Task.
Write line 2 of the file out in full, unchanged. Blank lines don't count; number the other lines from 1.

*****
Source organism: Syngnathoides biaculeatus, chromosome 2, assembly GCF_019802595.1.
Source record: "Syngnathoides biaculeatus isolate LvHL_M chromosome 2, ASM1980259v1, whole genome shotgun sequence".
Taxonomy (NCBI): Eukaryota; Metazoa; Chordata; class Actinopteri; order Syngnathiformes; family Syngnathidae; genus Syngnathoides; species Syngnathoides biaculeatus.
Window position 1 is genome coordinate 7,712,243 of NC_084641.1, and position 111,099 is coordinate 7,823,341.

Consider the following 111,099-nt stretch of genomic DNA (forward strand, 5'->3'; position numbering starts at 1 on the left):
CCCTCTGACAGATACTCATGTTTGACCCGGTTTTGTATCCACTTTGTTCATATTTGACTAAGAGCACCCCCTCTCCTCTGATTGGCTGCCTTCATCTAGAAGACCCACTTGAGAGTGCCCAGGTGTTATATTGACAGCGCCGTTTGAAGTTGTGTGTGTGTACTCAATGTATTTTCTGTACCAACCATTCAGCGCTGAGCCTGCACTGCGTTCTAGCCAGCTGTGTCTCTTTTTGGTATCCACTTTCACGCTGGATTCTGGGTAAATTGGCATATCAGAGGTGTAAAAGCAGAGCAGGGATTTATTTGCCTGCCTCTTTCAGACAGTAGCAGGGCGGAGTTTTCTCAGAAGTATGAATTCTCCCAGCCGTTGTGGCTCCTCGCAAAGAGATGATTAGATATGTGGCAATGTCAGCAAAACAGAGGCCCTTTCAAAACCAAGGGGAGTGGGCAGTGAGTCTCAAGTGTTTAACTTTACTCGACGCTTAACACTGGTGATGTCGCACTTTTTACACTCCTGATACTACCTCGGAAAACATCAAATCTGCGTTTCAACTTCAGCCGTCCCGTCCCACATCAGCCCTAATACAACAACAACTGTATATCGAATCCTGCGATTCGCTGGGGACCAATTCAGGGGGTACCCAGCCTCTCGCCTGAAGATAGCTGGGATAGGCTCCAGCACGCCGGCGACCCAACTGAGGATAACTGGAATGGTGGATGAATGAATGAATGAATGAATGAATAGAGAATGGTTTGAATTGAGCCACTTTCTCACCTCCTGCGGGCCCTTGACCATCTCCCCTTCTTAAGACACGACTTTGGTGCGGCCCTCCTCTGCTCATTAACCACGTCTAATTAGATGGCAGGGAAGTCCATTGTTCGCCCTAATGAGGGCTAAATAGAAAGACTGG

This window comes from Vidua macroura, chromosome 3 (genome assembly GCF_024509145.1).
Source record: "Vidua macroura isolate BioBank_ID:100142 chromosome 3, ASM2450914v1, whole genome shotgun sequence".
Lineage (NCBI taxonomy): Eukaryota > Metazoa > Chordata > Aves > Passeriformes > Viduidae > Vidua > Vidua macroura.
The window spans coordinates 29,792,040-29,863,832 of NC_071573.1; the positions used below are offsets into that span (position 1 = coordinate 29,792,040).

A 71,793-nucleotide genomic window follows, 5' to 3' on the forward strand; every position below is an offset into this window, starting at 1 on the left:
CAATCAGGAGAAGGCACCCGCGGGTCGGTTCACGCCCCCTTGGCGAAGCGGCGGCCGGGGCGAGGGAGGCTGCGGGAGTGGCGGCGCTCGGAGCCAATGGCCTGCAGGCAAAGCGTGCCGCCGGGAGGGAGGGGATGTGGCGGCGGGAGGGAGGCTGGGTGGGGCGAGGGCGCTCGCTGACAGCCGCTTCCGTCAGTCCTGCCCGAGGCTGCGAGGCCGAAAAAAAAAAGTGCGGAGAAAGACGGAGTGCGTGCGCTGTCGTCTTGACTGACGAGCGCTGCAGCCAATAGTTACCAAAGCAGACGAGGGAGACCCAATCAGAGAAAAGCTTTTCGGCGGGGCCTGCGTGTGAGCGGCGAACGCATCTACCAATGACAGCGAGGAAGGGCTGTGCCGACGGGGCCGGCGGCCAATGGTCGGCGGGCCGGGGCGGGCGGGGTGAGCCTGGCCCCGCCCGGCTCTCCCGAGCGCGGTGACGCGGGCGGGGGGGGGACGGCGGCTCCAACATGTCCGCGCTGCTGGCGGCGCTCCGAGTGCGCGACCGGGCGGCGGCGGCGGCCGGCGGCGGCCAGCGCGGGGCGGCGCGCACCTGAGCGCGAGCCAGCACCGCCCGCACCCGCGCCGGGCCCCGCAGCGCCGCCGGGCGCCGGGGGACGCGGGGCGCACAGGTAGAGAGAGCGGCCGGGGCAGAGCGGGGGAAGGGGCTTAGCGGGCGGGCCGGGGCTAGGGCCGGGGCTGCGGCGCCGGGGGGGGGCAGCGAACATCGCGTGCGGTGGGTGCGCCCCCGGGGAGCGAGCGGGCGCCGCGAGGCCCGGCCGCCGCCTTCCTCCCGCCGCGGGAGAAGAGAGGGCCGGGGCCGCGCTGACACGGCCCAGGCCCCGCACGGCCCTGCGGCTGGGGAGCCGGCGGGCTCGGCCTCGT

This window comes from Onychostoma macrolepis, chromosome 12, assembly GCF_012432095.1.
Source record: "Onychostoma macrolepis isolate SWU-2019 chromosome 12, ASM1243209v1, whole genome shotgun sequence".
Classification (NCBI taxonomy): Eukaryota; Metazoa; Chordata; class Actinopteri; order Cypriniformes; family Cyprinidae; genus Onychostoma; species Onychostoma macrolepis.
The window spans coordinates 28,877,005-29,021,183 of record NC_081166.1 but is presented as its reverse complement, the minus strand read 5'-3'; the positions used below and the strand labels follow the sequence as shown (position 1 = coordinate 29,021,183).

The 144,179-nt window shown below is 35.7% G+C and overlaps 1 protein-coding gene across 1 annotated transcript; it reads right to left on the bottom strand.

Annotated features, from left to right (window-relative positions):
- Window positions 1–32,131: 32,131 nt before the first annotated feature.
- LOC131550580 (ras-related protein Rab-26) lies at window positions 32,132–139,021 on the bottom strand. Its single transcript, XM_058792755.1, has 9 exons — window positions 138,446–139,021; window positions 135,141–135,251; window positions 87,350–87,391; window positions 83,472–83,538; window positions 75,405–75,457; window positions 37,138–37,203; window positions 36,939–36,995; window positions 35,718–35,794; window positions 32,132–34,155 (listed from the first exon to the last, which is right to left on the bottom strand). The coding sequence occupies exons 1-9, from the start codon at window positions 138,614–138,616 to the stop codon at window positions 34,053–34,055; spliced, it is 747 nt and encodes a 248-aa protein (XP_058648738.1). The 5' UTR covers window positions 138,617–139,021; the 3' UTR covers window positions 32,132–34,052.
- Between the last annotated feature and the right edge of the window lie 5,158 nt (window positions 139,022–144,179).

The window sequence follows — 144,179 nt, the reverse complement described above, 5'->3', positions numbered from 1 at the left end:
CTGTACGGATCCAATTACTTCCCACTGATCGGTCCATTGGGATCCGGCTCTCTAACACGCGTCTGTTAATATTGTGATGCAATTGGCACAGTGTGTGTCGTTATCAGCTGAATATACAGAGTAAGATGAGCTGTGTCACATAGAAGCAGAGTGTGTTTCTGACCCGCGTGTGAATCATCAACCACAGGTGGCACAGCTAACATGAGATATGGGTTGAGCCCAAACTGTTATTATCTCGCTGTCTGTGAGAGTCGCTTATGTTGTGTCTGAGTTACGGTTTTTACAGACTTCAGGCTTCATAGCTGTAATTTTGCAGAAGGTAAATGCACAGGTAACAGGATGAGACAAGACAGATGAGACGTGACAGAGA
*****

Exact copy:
Source record: "Syngnathoides biaculeatus isolate LvHL_M chromosome 2, ASM1980259v1, whole genome shotgun sequence".